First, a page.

Westminster’s delayed subsidy cut decision could make Scotland an even more attractive option for green energy investment
While concerns about the UK Government’s delays in deciding the future of renewable energy incentives are likely to jeopardise investment south of the border, Scottish subsidies remain unaffected, according to Nick Green, Savills Head of Energy.
He said “Protracted discussions about whether incentives in the form of ROCs (Renewable Obligation Certificates) for wind energy should be cut by 10 or 25% have the potential to seriously damage the industry south of the border. Investors have been attracted to the UK in the past due to its predictable and stable regulatory regime, so it’s vitally important that a quick decision is reached.
“The position is different in Scotland and ROCs could remain unaffected. The Renewables Obligation differs in north of the border, with decisions on rates being set in Holyrood. This, as well as the fact that Scotland benefits from over 25 per cent of Europe’s wind resource, makes it a much more attractive option for wind energy investors.
“Historically the devolved regions of the UK have maintained consistency with incentives (although Scotland set higher rates for wave and tidal) but if Holyrood cannot see the justification for more than the 10% cut already proposed it may choose not to follow Westminster.
“This would be a bold move by the Scottish Government and make a strong statement about their commitment to meeting their ambitious target to produce 100% of Scotland’s own electricity demand from renewable resources by 2020. It also puts a marker down in the ongoing independence debate.”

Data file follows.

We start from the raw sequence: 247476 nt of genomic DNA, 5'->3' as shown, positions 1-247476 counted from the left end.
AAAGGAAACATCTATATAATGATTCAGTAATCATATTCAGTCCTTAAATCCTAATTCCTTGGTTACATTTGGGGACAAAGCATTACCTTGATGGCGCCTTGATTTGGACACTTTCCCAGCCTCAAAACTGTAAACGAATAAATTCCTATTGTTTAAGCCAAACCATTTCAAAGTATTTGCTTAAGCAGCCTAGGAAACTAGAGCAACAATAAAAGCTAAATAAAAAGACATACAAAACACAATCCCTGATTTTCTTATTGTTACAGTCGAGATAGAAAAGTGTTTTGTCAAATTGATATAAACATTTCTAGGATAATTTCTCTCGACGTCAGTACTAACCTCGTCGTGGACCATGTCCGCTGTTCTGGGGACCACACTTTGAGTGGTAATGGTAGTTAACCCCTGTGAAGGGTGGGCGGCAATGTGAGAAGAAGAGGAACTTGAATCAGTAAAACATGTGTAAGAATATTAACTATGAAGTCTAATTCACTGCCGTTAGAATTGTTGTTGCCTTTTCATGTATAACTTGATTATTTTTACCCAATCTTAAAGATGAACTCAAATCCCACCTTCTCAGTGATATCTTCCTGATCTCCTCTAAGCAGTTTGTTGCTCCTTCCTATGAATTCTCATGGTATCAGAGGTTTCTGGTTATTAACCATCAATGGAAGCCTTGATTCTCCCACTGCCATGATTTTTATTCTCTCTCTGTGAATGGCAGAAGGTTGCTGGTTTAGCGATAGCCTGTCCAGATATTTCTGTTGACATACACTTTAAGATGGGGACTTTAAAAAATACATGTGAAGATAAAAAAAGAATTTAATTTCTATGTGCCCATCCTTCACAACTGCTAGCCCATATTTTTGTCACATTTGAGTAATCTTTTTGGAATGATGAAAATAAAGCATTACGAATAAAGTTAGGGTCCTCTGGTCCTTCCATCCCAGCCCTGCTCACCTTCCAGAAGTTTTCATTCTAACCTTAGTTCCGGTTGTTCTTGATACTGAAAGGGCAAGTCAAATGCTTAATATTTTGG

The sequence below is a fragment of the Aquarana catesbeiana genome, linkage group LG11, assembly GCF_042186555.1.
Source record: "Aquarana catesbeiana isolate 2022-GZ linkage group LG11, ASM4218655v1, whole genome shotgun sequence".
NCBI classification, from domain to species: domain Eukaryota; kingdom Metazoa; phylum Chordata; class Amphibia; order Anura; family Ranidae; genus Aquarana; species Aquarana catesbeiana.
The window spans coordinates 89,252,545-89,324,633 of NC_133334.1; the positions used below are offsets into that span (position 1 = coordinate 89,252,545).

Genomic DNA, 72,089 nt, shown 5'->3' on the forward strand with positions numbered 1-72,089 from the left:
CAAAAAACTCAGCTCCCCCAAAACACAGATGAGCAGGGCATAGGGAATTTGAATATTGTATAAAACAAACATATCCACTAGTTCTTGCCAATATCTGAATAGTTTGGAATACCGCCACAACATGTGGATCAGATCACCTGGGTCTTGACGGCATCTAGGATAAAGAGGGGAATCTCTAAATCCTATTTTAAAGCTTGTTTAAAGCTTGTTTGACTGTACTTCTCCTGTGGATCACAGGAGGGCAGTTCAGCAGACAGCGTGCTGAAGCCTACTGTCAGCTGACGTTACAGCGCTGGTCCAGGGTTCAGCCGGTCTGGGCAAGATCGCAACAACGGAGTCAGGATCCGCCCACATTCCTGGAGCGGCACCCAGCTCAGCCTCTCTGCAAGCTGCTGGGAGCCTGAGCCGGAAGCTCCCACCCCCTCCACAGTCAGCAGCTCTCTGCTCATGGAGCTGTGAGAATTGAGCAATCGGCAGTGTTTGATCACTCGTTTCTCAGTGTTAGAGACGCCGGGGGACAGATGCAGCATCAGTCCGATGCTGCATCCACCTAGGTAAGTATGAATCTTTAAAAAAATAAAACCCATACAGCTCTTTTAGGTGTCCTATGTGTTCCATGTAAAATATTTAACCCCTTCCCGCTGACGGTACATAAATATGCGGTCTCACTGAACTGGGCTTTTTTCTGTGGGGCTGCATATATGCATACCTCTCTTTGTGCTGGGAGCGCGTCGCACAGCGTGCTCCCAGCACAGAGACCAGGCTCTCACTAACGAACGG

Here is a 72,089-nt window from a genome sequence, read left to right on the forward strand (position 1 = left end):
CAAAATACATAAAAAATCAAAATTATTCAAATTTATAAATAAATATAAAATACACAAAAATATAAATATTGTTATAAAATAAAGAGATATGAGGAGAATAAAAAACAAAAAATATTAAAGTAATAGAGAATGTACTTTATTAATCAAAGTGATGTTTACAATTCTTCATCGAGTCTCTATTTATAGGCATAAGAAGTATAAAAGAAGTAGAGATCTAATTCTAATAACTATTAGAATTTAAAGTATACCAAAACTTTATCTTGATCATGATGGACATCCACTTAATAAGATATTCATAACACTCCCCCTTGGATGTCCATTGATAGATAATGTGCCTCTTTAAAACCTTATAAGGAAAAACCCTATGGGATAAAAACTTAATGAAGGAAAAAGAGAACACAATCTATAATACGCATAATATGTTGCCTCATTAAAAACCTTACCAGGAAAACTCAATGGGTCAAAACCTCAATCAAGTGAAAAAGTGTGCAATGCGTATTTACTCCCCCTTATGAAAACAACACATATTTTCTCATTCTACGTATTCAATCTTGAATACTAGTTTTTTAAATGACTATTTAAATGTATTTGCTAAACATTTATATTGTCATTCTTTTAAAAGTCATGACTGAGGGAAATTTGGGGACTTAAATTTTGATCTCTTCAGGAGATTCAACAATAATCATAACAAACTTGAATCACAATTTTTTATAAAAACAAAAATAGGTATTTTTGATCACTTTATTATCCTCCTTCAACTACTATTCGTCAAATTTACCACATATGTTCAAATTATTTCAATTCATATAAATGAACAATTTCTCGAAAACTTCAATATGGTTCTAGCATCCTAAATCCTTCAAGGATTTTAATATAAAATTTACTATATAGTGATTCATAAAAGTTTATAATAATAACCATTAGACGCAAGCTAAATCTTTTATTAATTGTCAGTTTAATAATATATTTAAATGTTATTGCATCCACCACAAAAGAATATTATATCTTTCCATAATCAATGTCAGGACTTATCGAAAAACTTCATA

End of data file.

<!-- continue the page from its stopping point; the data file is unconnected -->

Maria McCaffery, chief executive of RenewableUK the trade body for the wind industry, said: "We are urgently calling for the government to reach an agreement [on the subsidy] as quickly as possible. The economic evidence is crystal clear – it shows that there is no case for cutting support for onshore wind beyond the 10% originally proposed and consulted upon in the government's own review. Any further delay in an announcement could have a devastating impact on investor confidence, job creation and the deployment of clean energy."
She added: "It would be unacceptable if the decision were to be delayed until September – especially as the new banding levels are due to come into force just seven months later, in April 2013. It is imperative that investment and job creation are not harmed in one of our key growth sectors. The industry is demanding clarity at the earliest possible opportunity as a matter of urgency."
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